AIMS 2012) took place from June 6 to 8 in Luxembourg. SESERV’s coordinator, University of Zurich, was involved in organizing the conference by the participation of Burkhard Stiller (Publication Chair and TPC member) and Martin Waldburger (Ph.D. Student Workshop Co-chair).
The relevance of SESERV’s work on high-speed accounting was reinforced especially by the paper “Hardware Acceleration for Measurements in 100 Gb/s Networks” by Viktor Puš, Czech Republic.
Viktor Puš’s work centered on high-speed hardware support of filtering, metering, and monitoring. This stated clearly that at speeds of above 10 Gbit/s there is no technical solution available, which can run any accounting at all (e.g., at 100 Gbit/s line speed), since existing hardware is barely able to collect all data! As such the relevance of flow-specific or incentive-based per-user traffic management in practical solutions on higher Internet levels cannot supported by now on the backbone of large ISPs.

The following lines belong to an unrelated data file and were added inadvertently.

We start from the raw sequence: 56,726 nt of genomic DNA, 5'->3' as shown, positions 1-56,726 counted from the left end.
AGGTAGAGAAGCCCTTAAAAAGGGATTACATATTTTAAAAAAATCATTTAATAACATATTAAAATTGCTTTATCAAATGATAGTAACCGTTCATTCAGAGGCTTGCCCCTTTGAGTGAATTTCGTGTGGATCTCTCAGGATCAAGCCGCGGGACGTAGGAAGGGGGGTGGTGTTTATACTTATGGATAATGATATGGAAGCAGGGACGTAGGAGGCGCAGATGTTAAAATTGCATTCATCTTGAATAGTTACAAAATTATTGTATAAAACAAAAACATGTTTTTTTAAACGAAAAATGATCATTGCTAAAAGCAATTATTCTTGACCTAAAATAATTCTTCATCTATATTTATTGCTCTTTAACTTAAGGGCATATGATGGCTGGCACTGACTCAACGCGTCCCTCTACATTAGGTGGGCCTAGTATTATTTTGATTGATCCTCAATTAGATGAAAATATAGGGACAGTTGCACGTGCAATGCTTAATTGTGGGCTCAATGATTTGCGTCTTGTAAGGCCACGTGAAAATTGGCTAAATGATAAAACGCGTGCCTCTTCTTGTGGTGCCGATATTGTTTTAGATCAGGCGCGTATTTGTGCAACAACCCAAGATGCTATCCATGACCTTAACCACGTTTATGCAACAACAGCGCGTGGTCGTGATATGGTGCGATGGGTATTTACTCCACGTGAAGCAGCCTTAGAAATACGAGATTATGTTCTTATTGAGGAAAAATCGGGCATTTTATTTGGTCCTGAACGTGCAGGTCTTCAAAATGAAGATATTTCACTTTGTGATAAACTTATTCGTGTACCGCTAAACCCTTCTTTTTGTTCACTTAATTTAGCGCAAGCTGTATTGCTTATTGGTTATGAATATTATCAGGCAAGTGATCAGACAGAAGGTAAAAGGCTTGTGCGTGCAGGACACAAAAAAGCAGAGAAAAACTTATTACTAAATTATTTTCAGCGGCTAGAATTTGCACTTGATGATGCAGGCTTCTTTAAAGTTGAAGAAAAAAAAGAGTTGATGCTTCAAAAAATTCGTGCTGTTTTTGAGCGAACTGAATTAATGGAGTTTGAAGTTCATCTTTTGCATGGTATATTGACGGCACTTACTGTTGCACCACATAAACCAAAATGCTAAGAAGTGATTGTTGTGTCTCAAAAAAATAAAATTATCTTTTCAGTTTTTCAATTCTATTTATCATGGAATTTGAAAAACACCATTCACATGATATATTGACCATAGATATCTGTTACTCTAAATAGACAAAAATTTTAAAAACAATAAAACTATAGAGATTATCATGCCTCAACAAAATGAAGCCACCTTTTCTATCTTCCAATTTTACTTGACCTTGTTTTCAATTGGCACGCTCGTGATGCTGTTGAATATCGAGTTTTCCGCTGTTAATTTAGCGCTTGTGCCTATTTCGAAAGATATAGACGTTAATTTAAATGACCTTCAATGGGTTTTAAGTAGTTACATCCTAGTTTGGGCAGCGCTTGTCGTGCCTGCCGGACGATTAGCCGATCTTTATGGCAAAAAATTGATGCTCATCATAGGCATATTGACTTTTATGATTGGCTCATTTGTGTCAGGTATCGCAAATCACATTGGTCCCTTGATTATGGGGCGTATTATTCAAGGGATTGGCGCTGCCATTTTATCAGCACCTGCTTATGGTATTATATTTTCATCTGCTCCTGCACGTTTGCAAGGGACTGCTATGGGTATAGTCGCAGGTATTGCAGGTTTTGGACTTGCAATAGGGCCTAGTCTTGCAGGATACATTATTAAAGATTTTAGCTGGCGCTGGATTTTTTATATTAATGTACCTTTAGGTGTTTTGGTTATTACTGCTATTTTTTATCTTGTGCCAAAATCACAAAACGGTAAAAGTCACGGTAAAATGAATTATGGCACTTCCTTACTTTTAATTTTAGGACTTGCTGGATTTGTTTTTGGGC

Andrei Vancea, Ph.D. student at the University of Zurich, presented his paper on “Cooperative Database Caching within Cloud Environments” (co-authored by Guilherme Sperb Machado, Laurent d’Orazio, and Burkhard Stiller) and won one of the two best paper awards at AIMS 2012. Andrei Vancea introduced databases to typically work in such a way that clients ask queries (in SQL), and servers deliver result sets. Leaving this concept, in principle, untouched, the concept of semantic regions is introduced in this work. As an application environment, database caching in clouds are looked at here. More specifically, a cooperative semantic caching mechanism is developed, implemented, and deployed in a cloud environment. The implemented system, called CoopSC – Cooperative Semantic Caching – supports n-dimensional queries, and it employs local and remote query rewriting. It features a distributed index for the organization of semantic regions and queries; an organization unit in the index being called a quad. Regions are indexed in the smallest quads possible. CoopSC addresses the challenge of updates (caching might be confronted with invalid data due to old entries, inconsistencies by combining different snapshots might appear) by means of a dedicated algorithm comparing a specific “before” and “after” parameter.CoopSC was deployed in a cloud environment and evaluated in two scenarios which differ in whether servers or clients were in the cloud or local. Measurements for response time, amount of data transferred, and payments resulting (for data transfer) were done. Results for the scenario where clients were in the Rackspace cloud and the server was in EmanicsLab show that CoopSC reduces the amount of data transferred considerably and consistently by means of its semantic caching mechanism. With regard to performance though (response time), no significant change was found (even though expected). These results imply the conclusion that Rackspace runs unstable. In the other scenario, using Amazon’s EC2 cloud infrastructure for the server, results with respect to both transferred data (decreased) and response time were positive. Overall conclusions, thus, cover the reduction of data transferred being reduced by cooperative semantic caching, while performance benefits may only be obtained if the cloud provider runs stable.